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BackWoodsHunter
04-11-2011, 10:21 PM
There is a lot of talk on here about growing fruiting trees from seed and because of that I have started on the adventure as well. I have a question though so I don't feel like I am wasting my time. Does anyone have any pictures of mature apple trees they grew from seed? How many years along are they and are they producing fruit? We had a guest speaker come to school a few weeks back saying you can't grow a good apple tree from seed she is a specialist in growing and pruning orchard trees. Any pics would be great thanks guys and happy planting tis the season!

bigmike
04-11-2011, 10:36 PM
we have found some around our property that are probably 30-35' tall. im sure they came up from seed. we walk every spring looking for blooming trees then release them when we find them. if that counts.............

kenhorton
04-11-2011, 11:24 PM
I think that starting apple trees from seed is kind of like going to a pot luck supper in that you don't know what you are getting until you are there. We planted two small apple orchards with six seed grown trees in each when we first purchased our land in 1990. The trees took over ten years to start fruiting and when they did, the few apples produced were mostly small, scabby and deformed. The trees are about 20' tall now and generally don't produce enough apples to draw any appreciable amount of wildlife. Maybe we were just unlucky with the seeds that we selected to plant.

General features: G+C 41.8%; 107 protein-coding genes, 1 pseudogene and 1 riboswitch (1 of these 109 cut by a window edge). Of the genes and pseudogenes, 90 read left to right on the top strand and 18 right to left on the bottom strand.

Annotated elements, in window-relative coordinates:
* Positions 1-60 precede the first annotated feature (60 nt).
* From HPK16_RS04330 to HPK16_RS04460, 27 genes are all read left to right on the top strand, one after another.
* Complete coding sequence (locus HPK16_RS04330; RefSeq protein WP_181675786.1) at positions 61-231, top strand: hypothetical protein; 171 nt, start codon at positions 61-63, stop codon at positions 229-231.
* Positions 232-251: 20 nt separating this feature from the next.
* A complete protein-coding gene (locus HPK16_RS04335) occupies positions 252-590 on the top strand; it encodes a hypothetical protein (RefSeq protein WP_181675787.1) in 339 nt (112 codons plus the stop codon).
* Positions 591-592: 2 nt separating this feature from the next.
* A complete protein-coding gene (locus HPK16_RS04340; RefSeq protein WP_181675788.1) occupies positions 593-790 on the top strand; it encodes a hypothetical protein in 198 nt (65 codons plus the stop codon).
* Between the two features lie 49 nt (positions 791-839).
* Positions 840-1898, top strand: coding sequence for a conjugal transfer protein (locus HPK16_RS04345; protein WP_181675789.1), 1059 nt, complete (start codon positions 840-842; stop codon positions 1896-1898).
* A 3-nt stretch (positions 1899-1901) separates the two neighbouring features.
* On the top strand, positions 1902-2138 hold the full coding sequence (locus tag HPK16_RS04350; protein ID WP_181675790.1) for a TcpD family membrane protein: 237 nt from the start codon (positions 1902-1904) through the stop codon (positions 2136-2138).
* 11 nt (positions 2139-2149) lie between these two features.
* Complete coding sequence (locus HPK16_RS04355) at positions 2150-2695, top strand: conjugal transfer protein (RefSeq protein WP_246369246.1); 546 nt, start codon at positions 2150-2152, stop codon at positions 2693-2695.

It is fun to start apple trees from seed and watch them grow into full size trees. Hopefully, your results will be better than ours but remember that the trees will still have to be pampered for a couple of years then transplanted and fenced to protect them from deer for a few more.
Personally, if we could start over we would either purchase disease resistant trees from quality nurseries like Adams or Cummins or graft our own trees with scionwood of known disease resistant varieties on a rootstock like B118.

Nova
04-11-2011, 11:54 PM
When I started this adventure I didn't really know what to expect other than I will have no idea what kind of apple tree will grow. I still don't know or care, but if I grow 50 apple trees and get 5 that produce fruit I'll be happy. I too would like to hear other results on growing them from seed.